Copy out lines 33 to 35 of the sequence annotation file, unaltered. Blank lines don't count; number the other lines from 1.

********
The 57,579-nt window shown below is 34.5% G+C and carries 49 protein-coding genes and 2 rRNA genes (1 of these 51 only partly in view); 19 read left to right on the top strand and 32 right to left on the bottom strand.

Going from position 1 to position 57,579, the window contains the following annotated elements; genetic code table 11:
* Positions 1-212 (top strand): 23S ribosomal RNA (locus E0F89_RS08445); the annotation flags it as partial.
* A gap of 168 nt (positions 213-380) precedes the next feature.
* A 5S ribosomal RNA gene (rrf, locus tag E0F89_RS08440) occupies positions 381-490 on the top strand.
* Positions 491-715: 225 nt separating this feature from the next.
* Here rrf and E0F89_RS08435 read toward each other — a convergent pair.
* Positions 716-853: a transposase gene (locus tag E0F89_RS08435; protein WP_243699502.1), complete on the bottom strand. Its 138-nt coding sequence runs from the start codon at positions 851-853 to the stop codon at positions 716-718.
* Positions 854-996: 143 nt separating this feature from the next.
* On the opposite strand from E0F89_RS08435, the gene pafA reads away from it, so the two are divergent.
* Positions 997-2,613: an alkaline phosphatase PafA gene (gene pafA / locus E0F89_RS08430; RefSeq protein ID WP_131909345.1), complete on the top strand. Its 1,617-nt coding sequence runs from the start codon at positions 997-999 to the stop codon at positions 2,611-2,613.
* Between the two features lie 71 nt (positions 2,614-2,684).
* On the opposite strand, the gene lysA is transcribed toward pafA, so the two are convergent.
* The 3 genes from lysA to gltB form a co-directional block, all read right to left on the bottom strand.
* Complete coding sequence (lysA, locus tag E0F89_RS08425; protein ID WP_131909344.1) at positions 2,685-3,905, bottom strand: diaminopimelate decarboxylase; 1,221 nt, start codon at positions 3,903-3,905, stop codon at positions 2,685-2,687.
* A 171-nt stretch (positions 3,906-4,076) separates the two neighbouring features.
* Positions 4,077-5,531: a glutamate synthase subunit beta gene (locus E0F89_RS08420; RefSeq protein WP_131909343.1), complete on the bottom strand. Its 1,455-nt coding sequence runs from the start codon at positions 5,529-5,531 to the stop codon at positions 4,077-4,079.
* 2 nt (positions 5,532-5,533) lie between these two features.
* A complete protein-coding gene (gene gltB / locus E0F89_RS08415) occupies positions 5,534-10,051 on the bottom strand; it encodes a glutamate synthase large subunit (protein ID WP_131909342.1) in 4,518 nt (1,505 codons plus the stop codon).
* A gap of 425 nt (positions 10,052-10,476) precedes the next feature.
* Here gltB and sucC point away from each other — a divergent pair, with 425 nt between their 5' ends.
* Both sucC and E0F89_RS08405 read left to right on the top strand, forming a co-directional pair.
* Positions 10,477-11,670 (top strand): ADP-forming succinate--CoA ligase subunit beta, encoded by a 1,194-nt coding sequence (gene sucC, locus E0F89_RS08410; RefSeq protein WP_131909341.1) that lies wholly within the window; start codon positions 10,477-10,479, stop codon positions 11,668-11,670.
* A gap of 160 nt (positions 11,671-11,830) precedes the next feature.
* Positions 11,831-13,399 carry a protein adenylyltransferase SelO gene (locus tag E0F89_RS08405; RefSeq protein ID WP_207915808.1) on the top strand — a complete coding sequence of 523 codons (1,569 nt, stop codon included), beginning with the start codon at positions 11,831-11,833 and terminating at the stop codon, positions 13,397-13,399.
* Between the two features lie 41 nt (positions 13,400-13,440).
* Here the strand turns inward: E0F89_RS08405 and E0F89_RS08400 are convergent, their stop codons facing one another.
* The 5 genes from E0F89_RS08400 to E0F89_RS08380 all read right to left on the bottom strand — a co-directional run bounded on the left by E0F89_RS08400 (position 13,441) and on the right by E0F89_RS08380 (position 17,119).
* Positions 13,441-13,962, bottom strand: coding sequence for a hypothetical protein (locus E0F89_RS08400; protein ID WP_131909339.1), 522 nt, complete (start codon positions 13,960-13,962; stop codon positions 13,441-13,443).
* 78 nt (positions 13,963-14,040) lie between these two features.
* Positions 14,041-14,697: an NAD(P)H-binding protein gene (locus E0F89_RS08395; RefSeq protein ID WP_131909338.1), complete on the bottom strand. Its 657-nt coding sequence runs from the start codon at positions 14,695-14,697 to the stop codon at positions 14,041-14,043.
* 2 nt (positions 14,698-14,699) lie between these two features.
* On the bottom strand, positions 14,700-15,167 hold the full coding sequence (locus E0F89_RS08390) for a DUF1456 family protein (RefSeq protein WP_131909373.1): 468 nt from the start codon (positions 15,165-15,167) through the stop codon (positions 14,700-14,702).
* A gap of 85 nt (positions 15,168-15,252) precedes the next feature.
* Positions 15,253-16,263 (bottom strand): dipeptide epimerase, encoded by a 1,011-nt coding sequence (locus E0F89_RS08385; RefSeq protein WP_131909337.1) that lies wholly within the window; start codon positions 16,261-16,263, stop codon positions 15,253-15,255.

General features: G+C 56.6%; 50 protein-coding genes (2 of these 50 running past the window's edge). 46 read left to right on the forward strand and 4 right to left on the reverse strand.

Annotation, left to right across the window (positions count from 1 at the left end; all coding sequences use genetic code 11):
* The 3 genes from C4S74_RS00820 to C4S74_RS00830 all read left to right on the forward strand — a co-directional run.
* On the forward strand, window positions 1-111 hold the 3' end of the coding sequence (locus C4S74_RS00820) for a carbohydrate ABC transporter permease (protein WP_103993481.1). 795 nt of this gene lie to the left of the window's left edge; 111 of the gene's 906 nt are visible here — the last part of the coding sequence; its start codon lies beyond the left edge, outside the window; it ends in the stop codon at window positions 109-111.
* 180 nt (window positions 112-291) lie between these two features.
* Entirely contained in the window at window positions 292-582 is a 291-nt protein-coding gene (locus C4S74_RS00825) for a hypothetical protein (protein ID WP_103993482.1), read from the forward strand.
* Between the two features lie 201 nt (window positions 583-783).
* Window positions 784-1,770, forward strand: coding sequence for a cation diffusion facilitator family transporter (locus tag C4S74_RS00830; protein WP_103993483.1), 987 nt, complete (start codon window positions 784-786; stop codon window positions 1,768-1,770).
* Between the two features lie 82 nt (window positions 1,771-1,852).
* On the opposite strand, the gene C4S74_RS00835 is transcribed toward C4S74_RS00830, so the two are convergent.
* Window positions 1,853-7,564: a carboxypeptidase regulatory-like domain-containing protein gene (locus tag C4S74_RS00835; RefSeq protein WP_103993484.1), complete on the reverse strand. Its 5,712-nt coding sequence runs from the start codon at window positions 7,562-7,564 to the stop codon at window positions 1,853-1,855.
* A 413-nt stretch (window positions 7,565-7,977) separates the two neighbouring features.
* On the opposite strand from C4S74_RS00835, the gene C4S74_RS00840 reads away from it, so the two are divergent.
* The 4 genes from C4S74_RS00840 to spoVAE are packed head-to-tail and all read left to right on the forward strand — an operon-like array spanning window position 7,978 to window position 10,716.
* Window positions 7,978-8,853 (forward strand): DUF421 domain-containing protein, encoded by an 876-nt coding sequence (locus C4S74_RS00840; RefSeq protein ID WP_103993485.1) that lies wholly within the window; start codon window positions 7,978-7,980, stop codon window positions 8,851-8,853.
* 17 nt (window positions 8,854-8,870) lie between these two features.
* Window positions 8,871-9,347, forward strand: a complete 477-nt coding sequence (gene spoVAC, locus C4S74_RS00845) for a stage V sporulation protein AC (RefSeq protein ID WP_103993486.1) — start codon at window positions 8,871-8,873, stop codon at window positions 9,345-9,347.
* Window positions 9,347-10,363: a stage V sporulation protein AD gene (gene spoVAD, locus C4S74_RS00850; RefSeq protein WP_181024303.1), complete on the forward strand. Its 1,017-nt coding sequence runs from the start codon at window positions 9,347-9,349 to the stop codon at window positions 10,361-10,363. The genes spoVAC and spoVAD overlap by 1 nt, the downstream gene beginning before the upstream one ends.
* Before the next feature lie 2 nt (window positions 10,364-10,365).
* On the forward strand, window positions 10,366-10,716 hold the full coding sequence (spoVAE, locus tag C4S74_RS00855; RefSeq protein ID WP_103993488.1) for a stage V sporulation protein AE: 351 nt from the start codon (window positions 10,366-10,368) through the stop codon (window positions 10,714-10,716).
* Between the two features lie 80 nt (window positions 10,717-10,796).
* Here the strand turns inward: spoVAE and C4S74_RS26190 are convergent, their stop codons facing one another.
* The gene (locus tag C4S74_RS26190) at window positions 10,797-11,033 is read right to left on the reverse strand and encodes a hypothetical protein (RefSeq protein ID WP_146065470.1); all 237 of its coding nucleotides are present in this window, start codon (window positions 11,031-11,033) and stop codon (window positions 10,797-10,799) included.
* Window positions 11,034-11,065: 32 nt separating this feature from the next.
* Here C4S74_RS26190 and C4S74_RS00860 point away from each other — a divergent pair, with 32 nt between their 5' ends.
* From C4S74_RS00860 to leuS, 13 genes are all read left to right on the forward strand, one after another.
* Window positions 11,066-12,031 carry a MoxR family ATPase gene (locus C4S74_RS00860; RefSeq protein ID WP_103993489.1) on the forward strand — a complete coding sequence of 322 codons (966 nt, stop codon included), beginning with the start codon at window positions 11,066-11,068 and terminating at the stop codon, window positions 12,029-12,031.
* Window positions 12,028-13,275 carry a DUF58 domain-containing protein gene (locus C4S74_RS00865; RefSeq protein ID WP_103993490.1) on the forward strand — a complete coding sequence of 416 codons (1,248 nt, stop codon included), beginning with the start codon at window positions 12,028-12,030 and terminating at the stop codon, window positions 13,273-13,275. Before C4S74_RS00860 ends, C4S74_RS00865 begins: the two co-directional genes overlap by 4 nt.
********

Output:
* On the bottom strand, positions 14,700-15,167 hold the full coding sequence (locus E0F89_RS08390) for a DUF1456 family protein (RefSeq protein WP_131909373.1): 468 nt from the start codon (positions 15,165-15,167) through the stop codon (positions 14,700-14,702).
* A gap of 85 nt (positions 15,168-15,252) precedes the next feature.
* Positions 15,253-16,263 (bottom strand): dipeptide epimerase, encoded by a 1,011-nt coding sequence (locus E0F89_RS08385; RefSeq protein WP_131909337.1) that lies wholly within the window; start codon positions 16,261-16,263, stop codon positions 15,253-15,255.